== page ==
Engagement Combats Loneliness

Loneliness increases as we age due to living alone, losing friends and family, and dealing with physical and mental changes which may lead to chronic illness. Loneliness often leads to depression and increased anxiety which may then deteriorate the desire to participate in life.

Research shows that the health risks from loneliness call for urgent action. Some of the leading health risks are:

  • Social isolation increases the risk of premature death and rivals that of smoking, obesity, and physical inactivity.
  • Feeling lonely puts an individual at higher risk of cognitive decline and memory loss.
  • Loneliness that leads to stress causes higher hormone levels of cortisol which affects the body in many ways from inflammation to how the immune system responds to illness.

If you are an older adult who is lonely and feeling more anxious or depressed, or if you’re a family member who cares for an older adult who seems to be isolated or lonely, it’s important to act as soon as possible.


How to help.

Engagement stimulates the brain, which reduces the effects of cortisol, leading to increased happiness and wellbeing. Engagement comes from various types of activities, such as socializing, athletics, hobbies, volunteer work, even paid work. For engagement to be successful it must be important and enjoyable to the older adult.

Whether you are the older adult feeling isolated or you are a family caregiver observing a change in your loved one, socialization is very important. It is known to both stimulate thoughts and communication while creating connection. It’s very important to have social interaction on a regular basis. If it is safe to have interaction in a person-to-person environment, schedule regular visits with family and friends.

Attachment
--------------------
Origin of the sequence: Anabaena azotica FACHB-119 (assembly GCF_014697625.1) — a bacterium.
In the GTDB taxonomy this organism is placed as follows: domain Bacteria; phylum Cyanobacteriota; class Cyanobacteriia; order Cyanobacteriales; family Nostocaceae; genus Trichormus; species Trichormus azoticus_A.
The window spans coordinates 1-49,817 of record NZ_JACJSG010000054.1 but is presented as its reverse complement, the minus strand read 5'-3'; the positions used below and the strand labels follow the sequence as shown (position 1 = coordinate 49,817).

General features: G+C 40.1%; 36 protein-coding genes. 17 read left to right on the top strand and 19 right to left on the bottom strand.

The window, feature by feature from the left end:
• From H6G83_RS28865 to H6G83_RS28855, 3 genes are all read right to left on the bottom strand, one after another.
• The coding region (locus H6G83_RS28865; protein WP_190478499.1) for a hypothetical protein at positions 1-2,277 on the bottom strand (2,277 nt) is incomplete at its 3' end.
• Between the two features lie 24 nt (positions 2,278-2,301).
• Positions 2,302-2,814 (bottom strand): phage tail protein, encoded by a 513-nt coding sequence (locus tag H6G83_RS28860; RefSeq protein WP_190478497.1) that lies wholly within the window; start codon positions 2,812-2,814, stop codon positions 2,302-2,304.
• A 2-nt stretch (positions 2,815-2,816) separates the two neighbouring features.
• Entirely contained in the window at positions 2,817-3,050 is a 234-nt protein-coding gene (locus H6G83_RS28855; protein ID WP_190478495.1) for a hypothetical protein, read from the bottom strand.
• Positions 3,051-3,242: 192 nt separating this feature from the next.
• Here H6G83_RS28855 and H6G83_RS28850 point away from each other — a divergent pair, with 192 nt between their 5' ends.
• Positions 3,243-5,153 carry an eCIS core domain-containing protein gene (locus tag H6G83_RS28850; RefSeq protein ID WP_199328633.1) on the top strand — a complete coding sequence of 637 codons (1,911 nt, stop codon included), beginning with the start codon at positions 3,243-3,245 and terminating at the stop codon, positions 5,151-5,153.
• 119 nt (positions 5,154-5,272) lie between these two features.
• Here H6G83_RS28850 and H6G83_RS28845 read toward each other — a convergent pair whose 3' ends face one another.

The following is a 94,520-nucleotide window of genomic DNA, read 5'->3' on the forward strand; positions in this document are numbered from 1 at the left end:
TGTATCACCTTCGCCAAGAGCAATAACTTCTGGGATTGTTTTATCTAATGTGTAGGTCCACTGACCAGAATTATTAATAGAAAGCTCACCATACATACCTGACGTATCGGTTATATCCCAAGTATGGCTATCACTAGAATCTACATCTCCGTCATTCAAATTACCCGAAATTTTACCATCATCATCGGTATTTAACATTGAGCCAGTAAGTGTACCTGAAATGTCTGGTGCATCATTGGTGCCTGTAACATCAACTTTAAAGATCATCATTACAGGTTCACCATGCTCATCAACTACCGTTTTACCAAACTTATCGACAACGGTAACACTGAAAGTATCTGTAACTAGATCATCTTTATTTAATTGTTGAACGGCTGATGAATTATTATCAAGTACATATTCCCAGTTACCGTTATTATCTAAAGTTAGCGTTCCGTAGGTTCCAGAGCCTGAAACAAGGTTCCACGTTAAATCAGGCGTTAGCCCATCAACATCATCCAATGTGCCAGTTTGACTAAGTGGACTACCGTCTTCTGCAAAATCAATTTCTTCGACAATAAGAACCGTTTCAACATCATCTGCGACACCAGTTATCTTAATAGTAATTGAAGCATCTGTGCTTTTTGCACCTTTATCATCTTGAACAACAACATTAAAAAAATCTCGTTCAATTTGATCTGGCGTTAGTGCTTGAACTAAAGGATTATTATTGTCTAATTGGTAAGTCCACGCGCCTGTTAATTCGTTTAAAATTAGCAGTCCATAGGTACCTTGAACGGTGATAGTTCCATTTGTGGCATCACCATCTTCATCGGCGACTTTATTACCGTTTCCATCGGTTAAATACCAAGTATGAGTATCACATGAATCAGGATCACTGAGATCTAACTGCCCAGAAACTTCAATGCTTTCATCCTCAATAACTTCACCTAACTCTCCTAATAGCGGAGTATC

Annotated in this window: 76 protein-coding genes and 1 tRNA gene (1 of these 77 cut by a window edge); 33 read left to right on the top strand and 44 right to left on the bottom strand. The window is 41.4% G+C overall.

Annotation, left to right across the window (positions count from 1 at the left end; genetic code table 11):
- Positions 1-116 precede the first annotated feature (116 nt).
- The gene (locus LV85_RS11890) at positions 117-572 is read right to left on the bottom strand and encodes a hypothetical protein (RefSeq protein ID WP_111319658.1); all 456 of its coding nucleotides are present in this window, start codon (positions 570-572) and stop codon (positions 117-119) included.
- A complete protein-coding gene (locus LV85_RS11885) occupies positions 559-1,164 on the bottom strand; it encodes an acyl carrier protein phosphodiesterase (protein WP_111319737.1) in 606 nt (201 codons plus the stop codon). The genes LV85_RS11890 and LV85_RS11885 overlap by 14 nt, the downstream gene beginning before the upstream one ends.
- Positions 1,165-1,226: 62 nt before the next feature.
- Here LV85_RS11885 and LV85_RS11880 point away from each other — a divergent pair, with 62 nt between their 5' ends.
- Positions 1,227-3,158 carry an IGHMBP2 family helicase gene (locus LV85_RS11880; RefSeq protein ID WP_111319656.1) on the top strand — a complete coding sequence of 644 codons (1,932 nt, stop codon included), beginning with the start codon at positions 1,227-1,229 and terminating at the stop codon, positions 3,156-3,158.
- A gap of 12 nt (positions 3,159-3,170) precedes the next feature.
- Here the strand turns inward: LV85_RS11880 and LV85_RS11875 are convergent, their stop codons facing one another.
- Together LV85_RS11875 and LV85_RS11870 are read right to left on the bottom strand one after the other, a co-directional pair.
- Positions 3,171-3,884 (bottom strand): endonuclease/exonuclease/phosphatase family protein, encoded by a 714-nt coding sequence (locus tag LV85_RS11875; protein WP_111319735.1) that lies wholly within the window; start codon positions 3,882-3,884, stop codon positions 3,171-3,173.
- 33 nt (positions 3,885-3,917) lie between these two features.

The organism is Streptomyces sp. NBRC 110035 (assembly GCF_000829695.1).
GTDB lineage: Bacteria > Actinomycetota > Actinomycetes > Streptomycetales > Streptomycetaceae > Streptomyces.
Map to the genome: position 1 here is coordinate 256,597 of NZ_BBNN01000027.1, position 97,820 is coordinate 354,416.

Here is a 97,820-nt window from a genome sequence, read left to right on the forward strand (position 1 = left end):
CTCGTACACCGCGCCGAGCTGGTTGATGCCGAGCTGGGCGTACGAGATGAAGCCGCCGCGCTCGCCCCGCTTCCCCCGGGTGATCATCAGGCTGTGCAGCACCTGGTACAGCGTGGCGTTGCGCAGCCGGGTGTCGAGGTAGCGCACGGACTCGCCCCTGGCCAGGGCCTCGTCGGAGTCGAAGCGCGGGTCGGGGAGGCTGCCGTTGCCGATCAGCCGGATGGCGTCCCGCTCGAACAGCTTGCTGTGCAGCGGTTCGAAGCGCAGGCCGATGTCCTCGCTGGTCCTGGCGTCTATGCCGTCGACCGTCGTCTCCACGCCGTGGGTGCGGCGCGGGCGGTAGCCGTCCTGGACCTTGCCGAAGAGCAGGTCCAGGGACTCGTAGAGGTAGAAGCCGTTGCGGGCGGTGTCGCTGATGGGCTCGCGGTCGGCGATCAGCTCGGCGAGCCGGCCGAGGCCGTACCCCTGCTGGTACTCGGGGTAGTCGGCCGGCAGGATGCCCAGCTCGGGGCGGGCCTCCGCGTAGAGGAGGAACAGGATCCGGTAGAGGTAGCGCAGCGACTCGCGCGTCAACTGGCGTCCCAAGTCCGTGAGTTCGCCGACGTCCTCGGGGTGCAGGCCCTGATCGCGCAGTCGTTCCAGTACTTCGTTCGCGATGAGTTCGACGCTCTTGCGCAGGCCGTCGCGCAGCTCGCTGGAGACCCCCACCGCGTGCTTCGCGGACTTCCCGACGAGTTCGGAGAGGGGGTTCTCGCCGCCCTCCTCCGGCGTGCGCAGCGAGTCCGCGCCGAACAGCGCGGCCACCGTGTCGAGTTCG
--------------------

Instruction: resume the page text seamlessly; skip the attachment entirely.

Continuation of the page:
If it is unsafe to meet in person and you are unfamiliar with the technology used to make remote social connections, reach out to the younger members of your family to get assistance. Some local senior centers have tech resources you can call for a volunteer to help you set up a tool. Even if remote connections are difficult, plan to use your telephone to call friends or family and keep the connection alive. If you are a friend or family member, remember that it is important to make regular contact with those who are living alone. They may not feel up to reaching out, so your calls may be their only connection to the outside world.

Physical engagement is powerful. Perhaps enjoying kayaking or golfing is of interest. Walks, swimming, and bike riding are all good athletic activities to stimulate your mind and keep your body in good shape. If you feel that you are unable to do the physical activities that you enjoy, reach out to us because there may be a creative way to help you enjoy these things again.

Mental engagement keeps your mind healthy. Playing games that stimulate your mind and include things such as use of memory or cognitive processes are beneficial to reduce cortisol. They also help increase reaction time, decision making, and processing speed.


Engagement is key.

If you or a loved one need to revisit activities that will help you combat loneliness and don’t know where to start, reach out to us and we’ll be happy to help.

How can we help?

Call us to talk about your unique situation,or share your contact details and we'll get right back to you.

(623) 776-3098